DAILY NEWS Nov 8, 2011 4:40 PM - 2 comments

Insurer has a duty to inform a policyholder about what it considers to be a "material change" to a risk: New Brunswick Appeal Court

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Prior to a loss, an insurer has a duty of good faith to advise a policyholder in plain language about what the insurer considers a "material change" to a risk, the New Brunswick Court of Appeal has ruled.
In Aviva Insurance Company of Canada v. Thomas, Aviva denied coverage to a policyholder, Hubert Thomas, after a fire had damaged his home. Adjusters found the fire was the result of a non-disclosed wood stove that Thomas had installed to supplement his electrical heating.
When first securing fire insurance for his home in 2000, Thomas correctly told the insurance agent that the primary means of heat in his home was electrical. The agent had made a diagonal cross mark through a portion of the form asking for "auxiliary heating sources."
In the fall of 2001, Thomas built a woodstove in his back porch to supplement his home's electrical heating. He told the court he did not inform the insurer about the woodstove because he did not know that would constitute a "material change" of his risk.
Aviva renewed the insurance six times without any request that Thomas complete another Habitational Insurance Application. Each time the policy was renewed, the auxiliary heating sources section was left blank.
Shortly before Christmas of 2007, Thomas' home was damaged by fire, which was caused by fire escaping from the woodstove he had installed.
Aviva argued at trial that Thomas should have informed the insurer of a "material change" of risk as a result of his installing the wood stove.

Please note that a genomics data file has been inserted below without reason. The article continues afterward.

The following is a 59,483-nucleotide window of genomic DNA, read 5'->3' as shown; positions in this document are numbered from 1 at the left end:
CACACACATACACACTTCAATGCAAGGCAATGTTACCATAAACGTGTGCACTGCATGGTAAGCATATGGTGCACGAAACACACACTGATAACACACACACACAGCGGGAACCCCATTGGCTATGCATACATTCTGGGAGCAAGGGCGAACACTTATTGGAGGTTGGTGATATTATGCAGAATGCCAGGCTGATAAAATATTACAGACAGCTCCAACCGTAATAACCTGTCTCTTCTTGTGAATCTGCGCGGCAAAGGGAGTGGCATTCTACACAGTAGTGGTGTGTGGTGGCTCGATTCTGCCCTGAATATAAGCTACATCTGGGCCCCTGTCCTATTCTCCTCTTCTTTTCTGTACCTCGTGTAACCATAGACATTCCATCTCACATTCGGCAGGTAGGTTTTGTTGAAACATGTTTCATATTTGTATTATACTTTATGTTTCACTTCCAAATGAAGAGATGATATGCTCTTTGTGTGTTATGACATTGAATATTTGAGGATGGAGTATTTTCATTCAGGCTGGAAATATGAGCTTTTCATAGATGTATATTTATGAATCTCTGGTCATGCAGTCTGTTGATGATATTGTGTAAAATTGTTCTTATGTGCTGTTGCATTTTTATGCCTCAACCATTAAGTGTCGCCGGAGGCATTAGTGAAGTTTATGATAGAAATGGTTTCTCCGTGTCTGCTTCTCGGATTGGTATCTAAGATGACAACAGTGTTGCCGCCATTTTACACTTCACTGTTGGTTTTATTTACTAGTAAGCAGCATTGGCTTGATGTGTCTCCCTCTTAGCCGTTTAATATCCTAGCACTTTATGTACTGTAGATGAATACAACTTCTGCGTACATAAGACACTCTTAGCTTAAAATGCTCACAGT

Thomas argued he did not know he had to inform the insurer about the woodstove, noting that the renewal notices did not ask him to renew his application.
Also, he noted, the renewal notice said only to indicate if information in the policy was incorrect. The policy noted the primary source of heat was electrical, which was always correct (even with the installation of the woodstove).
The trial judge found in favour of Thomas, as did the New Brunswick Court of Appeal.
"The only information provided by Mr. Thomas had been recorded six years previous in the Habitational Insurance Application, and that information, which was summarized in the renewal documentation, was accurate at renewal time," the Court of Appeal found. "In those circumstances, I can only conclude Aviva did not consider, prior to the fire, that the installation of a woodstove in the porch of Mr. Thomas' electrically heated home was a material circumstance requiring disclosure."
Aviva was therefore disentitled from denying coverage on the basis of non-disclosure of a "material change" of the risk, the court concluded.

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